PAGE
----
Busting Myths about Masculinity in Ballet
When someone says “ballet,” odds are the first images that pop into your head are tights and tutus. For years, our society has positioned ballet as an activity that is “feminine,” a perception that has led countless males to avoid stepping up to the barre. Although the acceptance of boys and men in ballet is changing, many young male dancers still find that they have to hide their dancing. Ballet, especially in suburban studios, continues to need male role models as instructors and dancers in classes, including adult ballet.
The truth is, ballet has some very masculine attributes. Let’s take a look at some of the most prominent myths about ballet and masculinity and see how these stereotypes are completely bogus.
Myth – Ballet is about being submissive and feminine.
Fact – Ballet is about projecting power and confidence.
While the core techniques are the same for male and female dancers, many people don’t know that there are subtle distinctions in training and choreography that separate feminine and masculine dancers. For example, female dancers will work en pointe, emphasizing balance and turns on a single foot which projects a delicate grace. In contrast, male dancers will place more focus on jumps and leaps, projecting power and masculinity.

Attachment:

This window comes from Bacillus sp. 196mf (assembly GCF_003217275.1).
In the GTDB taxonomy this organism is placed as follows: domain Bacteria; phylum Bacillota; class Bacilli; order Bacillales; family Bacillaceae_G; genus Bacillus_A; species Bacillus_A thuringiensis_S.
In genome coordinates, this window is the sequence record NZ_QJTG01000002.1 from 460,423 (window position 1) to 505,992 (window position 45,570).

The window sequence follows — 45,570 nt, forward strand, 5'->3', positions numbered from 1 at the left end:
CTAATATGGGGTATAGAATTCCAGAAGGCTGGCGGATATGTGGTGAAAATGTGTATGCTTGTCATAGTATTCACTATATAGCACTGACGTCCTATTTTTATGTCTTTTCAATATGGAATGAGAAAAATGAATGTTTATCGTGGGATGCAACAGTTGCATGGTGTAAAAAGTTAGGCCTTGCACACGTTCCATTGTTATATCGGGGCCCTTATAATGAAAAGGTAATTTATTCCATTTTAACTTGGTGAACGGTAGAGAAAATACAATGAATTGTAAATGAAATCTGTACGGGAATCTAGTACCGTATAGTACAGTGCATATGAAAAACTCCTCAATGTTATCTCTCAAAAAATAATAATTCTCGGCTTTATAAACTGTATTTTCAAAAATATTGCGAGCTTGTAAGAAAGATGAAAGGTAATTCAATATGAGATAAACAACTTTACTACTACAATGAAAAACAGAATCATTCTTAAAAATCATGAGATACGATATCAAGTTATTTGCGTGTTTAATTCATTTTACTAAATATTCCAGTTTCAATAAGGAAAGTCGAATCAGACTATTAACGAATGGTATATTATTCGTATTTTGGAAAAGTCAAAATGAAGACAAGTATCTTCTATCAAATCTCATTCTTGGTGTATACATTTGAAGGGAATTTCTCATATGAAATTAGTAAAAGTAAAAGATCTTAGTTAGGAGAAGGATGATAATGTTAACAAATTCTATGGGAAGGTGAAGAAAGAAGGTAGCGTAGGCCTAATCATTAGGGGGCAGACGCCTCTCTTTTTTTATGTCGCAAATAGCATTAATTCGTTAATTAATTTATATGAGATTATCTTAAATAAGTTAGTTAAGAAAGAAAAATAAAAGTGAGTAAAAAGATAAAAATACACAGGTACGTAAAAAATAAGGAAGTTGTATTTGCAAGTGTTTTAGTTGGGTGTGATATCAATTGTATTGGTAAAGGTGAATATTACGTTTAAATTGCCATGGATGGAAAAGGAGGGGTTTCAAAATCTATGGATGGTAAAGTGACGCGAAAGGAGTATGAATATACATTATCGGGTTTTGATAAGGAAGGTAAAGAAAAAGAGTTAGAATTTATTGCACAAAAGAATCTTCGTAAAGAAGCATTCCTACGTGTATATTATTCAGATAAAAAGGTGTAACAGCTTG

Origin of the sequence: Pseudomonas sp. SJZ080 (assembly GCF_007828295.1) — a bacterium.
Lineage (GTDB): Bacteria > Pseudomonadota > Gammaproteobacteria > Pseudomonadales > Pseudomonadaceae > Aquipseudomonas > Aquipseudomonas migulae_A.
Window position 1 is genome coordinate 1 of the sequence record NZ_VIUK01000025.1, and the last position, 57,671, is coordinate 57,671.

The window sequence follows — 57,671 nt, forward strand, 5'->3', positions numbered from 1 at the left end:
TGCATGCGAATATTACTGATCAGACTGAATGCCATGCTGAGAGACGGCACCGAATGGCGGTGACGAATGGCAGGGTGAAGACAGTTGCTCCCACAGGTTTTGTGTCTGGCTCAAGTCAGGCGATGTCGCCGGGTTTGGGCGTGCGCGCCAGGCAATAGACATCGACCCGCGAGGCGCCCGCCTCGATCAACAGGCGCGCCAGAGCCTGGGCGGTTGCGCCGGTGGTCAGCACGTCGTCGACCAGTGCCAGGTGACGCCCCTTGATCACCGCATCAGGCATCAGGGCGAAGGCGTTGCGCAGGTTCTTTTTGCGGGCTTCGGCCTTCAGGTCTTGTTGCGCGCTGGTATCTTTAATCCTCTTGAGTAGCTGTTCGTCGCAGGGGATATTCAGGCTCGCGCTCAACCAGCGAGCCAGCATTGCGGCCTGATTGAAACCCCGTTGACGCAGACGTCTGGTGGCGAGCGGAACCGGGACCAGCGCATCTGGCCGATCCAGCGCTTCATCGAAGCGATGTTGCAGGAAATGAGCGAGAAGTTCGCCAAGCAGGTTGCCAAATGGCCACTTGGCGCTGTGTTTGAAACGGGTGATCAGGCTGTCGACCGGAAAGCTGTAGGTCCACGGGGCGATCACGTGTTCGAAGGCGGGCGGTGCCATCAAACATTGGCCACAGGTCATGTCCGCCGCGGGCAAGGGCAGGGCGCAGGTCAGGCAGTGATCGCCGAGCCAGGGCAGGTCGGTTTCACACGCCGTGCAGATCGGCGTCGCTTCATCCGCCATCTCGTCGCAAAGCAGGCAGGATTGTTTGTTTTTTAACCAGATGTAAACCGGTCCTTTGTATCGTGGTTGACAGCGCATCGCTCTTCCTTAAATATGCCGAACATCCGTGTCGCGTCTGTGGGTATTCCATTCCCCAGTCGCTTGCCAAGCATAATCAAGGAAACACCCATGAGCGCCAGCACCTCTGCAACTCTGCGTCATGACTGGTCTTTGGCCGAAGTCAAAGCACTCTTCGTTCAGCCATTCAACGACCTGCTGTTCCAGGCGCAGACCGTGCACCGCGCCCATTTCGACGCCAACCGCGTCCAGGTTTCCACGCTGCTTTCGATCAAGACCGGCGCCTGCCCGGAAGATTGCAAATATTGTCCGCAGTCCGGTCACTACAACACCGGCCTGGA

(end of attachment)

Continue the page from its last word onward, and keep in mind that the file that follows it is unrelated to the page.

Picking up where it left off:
In addition, when working with a partner, the male dancer plays a critical role in supporting the female dancer. Whether you are performing a stag lift to carry your partner across the stage or providing her with a base as she executes several pirouettes, male dancers have to make these moves appear effortless which only comes through strength and confidence.
Myth – Ballet is about being dainty and delicate.
Fact – Ballet requires incredible strength.
Ballet centers on total control of the body. Most movements require activating different muscle groups in a seamless fashion. Even a basic plié requires that the dancer work through all of the major muscle groups in the leg at different points in the movement. When you move into pas de deux work, or leaps, turns and jumps, dancers must have well-conditioned muscles to support their partner and ensure that they can achieve the necessary height and distance a step requires. In fact, several articles have recently been published detailing how professional ballet dancers are in just as good of shape as most professional athletes.
Myth – Male ballet dancers must wear tights and a dance belt.
Fact – Adult male ballet dancers do not have to wear tights but should wear a dance belt.
The reason ballet dancers wear tights and a leotard is to showcase the lines created by each movement. In a classroom setting, it’s important for students to wear fitted clothing so that the instructor can see your alignment (you wouldn’t want to do a plié and have your knee buckle) but tights aren’t often a requirement. Usually fitted sweatpants or workout shorts will do the trick. For males, a dance belt is needed primarily for safety and is as important as a cup worn in baseball. In addition, a dance belt provides support and creates a smooth appearance if you do want to wear tights.
Despite the stereotypes, male dancers epitomize masculinity in ballet. By taking class, you are not only benefiting yourself, but standing as an example to others who also want to dance. From a well-toned physique to projecting an air of confidence and power, we encourage all guys to step up to the barre and give ballet a shot.
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